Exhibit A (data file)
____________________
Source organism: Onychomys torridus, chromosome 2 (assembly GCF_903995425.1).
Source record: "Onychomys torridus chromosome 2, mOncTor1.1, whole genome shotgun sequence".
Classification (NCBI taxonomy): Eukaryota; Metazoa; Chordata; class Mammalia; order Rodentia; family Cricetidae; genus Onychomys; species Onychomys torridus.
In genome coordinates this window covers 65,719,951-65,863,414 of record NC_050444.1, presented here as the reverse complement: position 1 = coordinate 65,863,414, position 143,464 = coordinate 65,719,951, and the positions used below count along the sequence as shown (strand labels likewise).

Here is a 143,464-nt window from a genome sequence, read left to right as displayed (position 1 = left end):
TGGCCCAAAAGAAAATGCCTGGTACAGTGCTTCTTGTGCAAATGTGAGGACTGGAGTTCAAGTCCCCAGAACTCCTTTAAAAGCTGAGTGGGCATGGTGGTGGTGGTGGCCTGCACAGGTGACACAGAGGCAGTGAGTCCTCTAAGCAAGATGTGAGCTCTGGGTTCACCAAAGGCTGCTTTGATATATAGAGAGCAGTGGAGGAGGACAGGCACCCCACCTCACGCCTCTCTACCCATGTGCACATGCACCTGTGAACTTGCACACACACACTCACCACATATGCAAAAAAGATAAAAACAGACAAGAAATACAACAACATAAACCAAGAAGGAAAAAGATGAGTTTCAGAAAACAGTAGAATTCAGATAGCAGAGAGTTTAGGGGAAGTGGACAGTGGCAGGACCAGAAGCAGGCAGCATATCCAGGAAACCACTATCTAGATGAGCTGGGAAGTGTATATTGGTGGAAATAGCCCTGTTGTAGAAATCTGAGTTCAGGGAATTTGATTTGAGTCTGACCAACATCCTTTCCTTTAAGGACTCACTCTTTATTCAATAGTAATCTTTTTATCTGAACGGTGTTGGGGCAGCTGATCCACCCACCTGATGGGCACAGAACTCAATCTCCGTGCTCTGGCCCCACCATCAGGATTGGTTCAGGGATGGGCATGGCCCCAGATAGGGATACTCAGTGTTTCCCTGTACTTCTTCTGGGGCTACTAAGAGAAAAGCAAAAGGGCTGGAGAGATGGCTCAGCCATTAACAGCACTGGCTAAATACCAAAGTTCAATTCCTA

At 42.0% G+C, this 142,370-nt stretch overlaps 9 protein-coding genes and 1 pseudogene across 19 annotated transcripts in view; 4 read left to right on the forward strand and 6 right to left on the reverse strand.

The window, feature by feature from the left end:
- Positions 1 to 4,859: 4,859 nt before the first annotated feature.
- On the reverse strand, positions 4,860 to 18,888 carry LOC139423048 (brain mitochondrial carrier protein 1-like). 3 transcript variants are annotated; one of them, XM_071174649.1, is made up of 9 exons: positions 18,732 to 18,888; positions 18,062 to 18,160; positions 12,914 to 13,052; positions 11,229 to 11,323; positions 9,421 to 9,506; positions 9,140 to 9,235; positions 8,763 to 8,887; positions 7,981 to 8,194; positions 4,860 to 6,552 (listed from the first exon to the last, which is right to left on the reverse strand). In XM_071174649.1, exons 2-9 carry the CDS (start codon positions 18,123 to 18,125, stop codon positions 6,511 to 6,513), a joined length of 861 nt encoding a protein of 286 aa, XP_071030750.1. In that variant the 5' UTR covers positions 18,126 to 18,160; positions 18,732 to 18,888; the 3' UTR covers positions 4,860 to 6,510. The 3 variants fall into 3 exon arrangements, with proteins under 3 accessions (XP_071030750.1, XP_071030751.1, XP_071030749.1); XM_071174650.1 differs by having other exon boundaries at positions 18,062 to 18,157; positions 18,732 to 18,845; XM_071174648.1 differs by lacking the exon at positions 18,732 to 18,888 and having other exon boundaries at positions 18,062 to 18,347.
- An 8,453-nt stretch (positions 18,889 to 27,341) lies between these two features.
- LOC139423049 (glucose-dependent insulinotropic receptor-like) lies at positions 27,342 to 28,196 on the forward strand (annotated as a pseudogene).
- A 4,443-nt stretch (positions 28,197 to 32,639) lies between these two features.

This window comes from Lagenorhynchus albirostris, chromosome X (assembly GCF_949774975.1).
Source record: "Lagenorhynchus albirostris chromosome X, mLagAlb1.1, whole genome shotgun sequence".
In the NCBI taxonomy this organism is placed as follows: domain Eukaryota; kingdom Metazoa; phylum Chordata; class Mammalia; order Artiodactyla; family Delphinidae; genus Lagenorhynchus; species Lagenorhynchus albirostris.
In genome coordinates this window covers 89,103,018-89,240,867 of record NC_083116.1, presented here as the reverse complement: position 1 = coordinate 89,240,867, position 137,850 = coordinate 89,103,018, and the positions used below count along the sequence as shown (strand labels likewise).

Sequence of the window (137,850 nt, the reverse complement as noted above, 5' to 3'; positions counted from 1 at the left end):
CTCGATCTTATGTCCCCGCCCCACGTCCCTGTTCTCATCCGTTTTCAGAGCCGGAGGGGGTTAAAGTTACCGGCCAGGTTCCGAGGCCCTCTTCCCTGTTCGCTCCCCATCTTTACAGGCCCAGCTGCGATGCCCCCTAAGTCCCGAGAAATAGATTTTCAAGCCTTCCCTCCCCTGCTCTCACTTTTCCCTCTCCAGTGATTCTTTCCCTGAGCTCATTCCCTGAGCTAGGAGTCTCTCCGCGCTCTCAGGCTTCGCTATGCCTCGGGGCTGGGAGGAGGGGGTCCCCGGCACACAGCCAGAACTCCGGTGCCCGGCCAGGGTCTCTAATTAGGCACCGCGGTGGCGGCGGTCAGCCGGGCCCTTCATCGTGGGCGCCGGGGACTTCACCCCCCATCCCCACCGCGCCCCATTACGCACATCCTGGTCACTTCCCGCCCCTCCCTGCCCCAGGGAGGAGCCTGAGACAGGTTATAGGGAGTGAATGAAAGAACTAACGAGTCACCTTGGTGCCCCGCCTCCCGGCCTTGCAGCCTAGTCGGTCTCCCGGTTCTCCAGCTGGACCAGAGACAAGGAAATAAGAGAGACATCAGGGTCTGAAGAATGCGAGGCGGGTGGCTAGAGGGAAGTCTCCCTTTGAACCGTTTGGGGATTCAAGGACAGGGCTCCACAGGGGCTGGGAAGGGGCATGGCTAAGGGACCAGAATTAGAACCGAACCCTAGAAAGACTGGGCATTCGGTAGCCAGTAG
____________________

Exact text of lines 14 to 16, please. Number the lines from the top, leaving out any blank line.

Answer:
This window comes from Lagenorhynchus albirostris, chromosome X (assembly GCF_949774975.1).
Source record: "Lagenorhynchus albirostris chromosome X, mLagAlb1.1, whole genome shotgun sequence".
In the NCBI taxonomy this organism is placed as follows: domain Eukaryota; kingdom Metazoa; phylum Chordata; class Mammalia; order Artiodactyla; family Delphinidae; genus Lagenorhynchus; species Lagenorhynchus albirostris.